Human Factors International Interviews Stacy Sherman about UX Best Practices and Achieving CX Success

Human Factors International Interviews Stacy Sherman about UX Best Practices and Achieving CX Success

Human Factors International (HFI) interviewed Stacy Sherman about her achievements in designing best-in-class online buying experiences while working at Verizon. Stacy explains that the key to success is focussing on user experiences (UX) and a holistic test and learn approach to positively impact customer experiences (CX). Learn about how Stacy makes it easier for online shoppers to order products and services as well as enable existing customers to upgrade and add-on services with ease. 

The Drive toward Optimization Excellence

by Jim Garrett- Interview originally published here.

Our Certified Usability (UX) Leader of the Month, Stacy Sherman, focuses every day on delivering a best-in-class buying experience by applying best practices and a holistic test and learn approach. She brings twenty-three years of sales and marketing experience and related education and certifications to her digital marketing optimization position at Verizon Wireless. With her drive, UX experience, success, and CUA education, smart money would be on her achieving her goals.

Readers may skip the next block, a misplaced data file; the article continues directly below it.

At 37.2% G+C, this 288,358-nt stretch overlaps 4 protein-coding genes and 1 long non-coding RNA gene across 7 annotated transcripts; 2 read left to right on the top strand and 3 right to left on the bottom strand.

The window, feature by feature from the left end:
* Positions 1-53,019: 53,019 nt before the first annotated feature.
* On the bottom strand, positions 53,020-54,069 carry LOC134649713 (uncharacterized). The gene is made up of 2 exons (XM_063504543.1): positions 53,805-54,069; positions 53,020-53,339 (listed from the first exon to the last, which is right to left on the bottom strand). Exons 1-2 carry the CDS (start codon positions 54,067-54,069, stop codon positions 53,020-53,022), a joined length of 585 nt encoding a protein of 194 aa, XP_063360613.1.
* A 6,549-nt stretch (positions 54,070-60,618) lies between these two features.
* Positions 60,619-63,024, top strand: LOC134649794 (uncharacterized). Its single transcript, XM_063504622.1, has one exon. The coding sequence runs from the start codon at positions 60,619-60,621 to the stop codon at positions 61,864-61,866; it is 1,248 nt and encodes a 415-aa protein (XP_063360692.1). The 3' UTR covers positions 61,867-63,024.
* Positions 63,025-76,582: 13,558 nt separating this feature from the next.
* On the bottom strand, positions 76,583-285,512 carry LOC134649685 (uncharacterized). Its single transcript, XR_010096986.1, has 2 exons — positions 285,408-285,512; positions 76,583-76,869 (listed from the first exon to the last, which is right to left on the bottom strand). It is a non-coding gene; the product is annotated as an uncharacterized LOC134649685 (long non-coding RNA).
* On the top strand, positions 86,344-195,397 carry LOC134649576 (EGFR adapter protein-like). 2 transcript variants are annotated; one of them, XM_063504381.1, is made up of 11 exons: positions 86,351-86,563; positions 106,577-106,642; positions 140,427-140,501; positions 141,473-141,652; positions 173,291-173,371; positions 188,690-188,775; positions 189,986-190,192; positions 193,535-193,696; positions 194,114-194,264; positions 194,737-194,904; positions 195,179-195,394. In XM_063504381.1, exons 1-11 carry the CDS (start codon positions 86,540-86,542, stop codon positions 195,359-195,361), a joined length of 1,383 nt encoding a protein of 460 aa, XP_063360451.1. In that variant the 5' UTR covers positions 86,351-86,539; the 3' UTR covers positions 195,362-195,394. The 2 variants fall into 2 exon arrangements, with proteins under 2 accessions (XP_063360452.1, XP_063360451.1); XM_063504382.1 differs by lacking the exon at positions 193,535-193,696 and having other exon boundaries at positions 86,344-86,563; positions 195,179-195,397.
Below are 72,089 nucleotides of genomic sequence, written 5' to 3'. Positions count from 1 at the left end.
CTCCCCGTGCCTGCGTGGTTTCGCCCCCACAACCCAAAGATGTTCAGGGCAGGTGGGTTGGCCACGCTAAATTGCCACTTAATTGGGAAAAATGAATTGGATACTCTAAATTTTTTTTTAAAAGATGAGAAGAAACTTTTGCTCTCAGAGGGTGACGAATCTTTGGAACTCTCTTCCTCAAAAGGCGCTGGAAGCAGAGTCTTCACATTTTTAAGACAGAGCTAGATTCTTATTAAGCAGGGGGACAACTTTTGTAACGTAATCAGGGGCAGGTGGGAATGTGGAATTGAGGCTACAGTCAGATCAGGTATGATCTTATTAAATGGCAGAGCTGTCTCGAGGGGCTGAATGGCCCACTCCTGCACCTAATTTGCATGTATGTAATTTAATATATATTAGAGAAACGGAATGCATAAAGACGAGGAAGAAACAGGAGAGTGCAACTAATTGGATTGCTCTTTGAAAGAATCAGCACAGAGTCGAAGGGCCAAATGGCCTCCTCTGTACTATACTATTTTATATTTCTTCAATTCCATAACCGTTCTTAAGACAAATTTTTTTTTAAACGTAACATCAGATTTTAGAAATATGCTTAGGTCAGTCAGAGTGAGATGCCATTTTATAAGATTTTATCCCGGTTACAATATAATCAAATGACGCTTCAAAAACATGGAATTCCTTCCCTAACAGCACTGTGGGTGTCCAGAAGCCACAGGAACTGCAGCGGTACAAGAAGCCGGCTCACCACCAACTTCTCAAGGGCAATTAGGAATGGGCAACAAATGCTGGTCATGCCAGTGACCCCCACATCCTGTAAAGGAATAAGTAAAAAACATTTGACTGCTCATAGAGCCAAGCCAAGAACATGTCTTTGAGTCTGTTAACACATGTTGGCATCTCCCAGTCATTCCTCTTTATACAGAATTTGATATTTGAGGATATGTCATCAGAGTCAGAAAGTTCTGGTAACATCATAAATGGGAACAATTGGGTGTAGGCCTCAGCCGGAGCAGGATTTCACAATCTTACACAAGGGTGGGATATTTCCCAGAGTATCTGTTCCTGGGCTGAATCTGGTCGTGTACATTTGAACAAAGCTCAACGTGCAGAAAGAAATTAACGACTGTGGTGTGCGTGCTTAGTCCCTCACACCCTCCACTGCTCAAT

Can you tell me about your role?

I joined Verizon almost two years ago to optimize the customer experience on-line, making it easier for website visitors to order products and services as well as enable existing customers to upgrade with a low level of effort. I can sum up my UX role with one acronym – TAAR (Test, Analyze, Adjust, Repeat).

Are you on a team?

Yes, indeed. It is a team effort at Verizon. I work with very smart people throughout the company, including creative, legal, IT, project management, analytics and others. I also work with reputable external UX partners who support a variety of activities in our “test and learn” process. The positive results we’ve obtained are due to collective efforts and a commitment to customer excellence.

What team initiates the projects?

The optimization projects I work on are initiated from multiple sources. I come up with experiment ideas, having studied site data and customer feedback.  My peers and leadership teams will also bring recommendations to me, and we’ll partner together to gain the desired information. Our external partners also play a big role in generating test ideas from competitive reviews and data analysis. The key to success is maintaining a testing roadmap and constantly reviewing priorities, because not everything can occur at once. In fact, it’s essential to run experiments in a methodical order or you run the risk of validity threats while testing. I maintain our experimentation roadmap as well as communicate plans throughout the organization to drive prioritization and resource alignment. I also keep a repository of experiments to guide current and future decisions based on UX best practices.

Do you track improvements you make?